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Text files that are larger than 65,536 rows cannot be imported to Excel 97, Excel 2000, Excel 2002 and Excel 2003

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In Microsoft Excel 97 for Windows, Microsoft Excel 2000, Microsoft Excel 2002, and Microsoft Office Excel 2003, text files that contain more than 65,536 rows cannot be opened in their entirety. You cannot open these files because these versions of Microsoft Excel are limited to 65,536 rows. If you open a file that contains more data than this, the text file is truncated at the row 65,536, and you receive the following error message:
File not loaded completely.
However, you can use a macro to open the file and automatically break the text into multiple worksheets


Versions of Excel earlier than Excel 97 have a limit of 16,384 rows.

Versions of Excel later than Excel 2003 have a limit of 1,048,576 rows.

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More information

Microsoft provides programming examples for illustration only, without warranty either expressed or implied. This includes, but is not limited to, the implied warranties of merchantability or fitness for a particular purpose. This article assumes that you are familiar with the programming language that is being demonstrated and with the tools that are used to create and to debug procedures. Microsoft support engineers can help explain the functionality of a particular procedure. However, they will not modify these examples to provide added functionality or construct procedures to meet your specific requirements. The following sample macro prompts you for a text file name, and then opens the file into memory. If the number of rows is larger than the Excel worksheet limit of 65,536, the macro breaks the file into multiple worksheets. This macro applies only to files you saved as text files and does not apply to any other file formats. The macro does not work with database file formats.

Note that because this is a macro, using it may be significantly slower than clicking Open on the File menu.
   'All lines that begin with an apostrophe (') are remarks and are not
   'required for the macro to run.
   Sub LargeFileImport()

      'Dimension Variables
      Dim ResultStr As String
      Dim FileName As String
      Dim FileNum As Integer
      Dim Counter As Double
      'Ask User for File's Name
      FileName = InputBox("Please enter the Text File's name, e.g. test.txt")
      'Check for no entry
      If FileName = "" Then End
      'Get Next Available File Handle Number
      FileNum = FreeFile()
      'Open Text File For Input
      Open FileName For Input As #FileNum
      'Turn Screen Updating Off
      Application.ScreenUpdating = False
      'Create A New WorkBook With One Worksheet In It
      Workbooks.Add template:=xlWorksheet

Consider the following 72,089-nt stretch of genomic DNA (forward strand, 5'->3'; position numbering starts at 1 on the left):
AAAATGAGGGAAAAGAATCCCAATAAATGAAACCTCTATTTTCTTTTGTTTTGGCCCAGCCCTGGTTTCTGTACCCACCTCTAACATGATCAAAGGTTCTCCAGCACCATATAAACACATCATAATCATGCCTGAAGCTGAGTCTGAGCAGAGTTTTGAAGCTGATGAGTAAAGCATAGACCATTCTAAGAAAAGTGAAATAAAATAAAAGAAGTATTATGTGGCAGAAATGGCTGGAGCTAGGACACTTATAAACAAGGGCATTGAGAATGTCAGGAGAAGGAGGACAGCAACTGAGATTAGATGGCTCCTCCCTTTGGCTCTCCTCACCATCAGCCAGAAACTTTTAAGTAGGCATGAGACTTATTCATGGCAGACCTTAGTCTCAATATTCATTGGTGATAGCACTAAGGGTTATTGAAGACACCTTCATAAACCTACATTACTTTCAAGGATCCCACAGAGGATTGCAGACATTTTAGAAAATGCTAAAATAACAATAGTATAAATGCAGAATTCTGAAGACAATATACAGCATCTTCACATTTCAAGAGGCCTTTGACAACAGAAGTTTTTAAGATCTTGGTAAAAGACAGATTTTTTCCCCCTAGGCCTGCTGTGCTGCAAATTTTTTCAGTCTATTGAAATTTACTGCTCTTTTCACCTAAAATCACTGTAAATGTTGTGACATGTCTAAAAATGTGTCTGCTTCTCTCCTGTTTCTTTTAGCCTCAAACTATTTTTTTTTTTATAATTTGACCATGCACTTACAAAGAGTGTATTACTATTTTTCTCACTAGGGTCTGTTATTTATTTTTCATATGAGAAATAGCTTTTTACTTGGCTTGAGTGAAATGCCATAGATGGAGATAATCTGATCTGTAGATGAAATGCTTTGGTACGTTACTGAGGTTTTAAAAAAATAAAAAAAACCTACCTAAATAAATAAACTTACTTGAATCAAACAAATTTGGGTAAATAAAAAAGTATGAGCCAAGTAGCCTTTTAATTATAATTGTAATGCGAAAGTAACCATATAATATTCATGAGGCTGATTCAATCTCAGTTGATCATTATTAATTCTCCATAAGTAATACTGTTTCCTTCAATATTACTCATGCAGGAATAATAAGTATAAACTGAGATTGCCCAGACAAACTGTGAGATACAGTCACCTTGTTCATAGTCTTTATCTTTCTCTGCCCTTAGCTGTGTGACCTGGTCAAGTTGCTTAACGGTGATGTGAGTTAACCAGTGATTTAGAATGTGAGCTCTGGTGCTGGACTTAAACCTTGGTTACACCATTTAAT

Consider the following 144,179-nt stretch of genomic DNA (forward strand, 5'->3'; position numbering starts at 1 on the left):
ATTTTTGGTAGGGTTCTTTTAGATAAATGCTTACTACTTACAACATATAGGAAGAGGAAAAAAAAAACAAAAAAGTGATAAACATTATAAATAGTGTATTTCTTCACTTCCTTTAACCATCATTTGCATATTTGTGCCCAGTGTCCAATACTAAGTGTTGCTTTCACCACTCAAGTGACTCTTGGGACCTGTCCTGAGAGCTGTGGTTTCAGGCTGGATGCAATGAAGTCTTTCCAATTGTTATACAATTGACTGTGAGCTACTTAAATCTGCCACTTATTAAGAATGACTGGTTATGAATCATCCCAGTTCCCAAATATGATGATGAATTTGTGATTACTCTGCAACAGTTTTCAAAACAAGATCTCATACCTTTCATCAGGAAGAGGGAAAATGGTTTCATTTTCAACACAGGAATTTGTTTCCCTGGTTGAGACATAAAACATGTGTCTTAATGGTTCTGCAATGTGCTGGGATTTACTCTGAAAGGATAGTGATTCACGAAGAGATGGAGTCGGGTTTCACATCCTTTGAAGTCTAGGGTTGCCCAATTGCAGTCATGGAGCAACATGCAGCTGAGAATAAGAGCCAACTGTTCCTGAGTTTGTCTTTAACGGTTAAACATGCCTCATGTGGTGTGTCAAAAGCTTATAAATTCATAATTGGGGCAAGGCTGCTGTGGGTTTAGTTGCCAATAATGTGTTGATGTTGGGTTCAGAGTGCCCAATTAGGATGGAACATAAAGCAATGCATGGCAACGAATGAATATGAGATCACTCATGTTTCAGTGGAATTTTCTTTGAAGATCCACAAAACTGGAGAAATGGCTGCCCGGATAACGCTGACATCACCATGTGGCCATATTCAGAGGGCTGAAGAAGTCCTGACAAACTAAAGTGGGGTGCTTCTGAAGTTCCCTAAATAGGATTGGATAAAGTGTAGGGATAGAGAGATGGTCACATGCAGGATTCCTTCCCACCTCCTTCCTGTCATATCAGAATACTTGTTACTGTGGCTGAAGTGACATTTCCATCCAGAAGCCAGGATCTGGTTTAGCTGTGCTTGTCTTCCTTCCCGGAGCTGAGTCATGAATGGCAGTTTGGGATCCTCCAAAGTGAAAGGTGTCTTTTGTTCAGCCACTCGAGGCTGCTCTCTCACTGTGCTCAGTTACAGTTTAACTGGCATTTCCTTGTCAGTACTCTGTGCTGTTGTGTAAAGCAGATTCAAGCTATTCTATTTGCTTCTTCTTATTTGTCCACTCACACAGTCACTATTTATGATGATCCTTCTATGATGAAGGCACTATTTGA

'Set The Counter to 1
      Counter = 1
      'Loop Until the End Of File Is Reached
      Do While Seek(FileNum) <= LOF(FileNum)
         'Display Importing Row Number On Status Bar
          Application.StatusBar = "Importing Row " & _
             Counter & " of text file " & FileName
          'Store One Line Of Text From File To Variable
          Line Input #FileNum, ResultStr
          'Store Variable Data Into Active Cell
          If Left(ResultStr, 1) = "=" Then
             ActiveCell.Value = "'" & ResultStr
             ActiveCell.Value = ResultStr
          End If
          'For Excel versions before Excel 97, change 65536 to 16384
          If ActiveCell.Row = 65536 Then
             'If On The Last Row Then Add A New Sheet
             'If Not The Last Row Then Go One Cell Down
             ActiveCell.Offset(1, 0).Select
          End If
          'Increment the Counter By 1
          Counter = Counter + 1
      'Start Again At Top Of 'Do While' Statement
      'Close The Open Text File
      'Remove Message From Status Bar
      Application.StatusBar = False

   End Sub
Note The macro does not parse the data into columns. After using the macro, you may also need to use the Text To Columns command on the Data menu to parse the data as needed. When you run this macro on a Macintosh, and you are attempting to open a file that is on the desktop, you must precede the file name with the following
Hard disk:Desktop Folder:
where Hard disk is the name of your hard disk. Note that there is a space between the words Desktop and Folder.

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Note This is a "FAST PUBLISH" article created directly from within the Microsoft support organization. The information contained herein is provided as-is in response to emerging issues. As a result of the speed in making it available, the materials may include typographical errors and may be revised at any time without notice. See Terms of Use for other considerations.

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Keywords: KB120596, kbcode, kbhowto, kbimport

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Article Info
Article ID : 120596
Revision : 1
Created on : 12/19/2012
Published on : 12/19/2012
Exists online : False
Views : 1825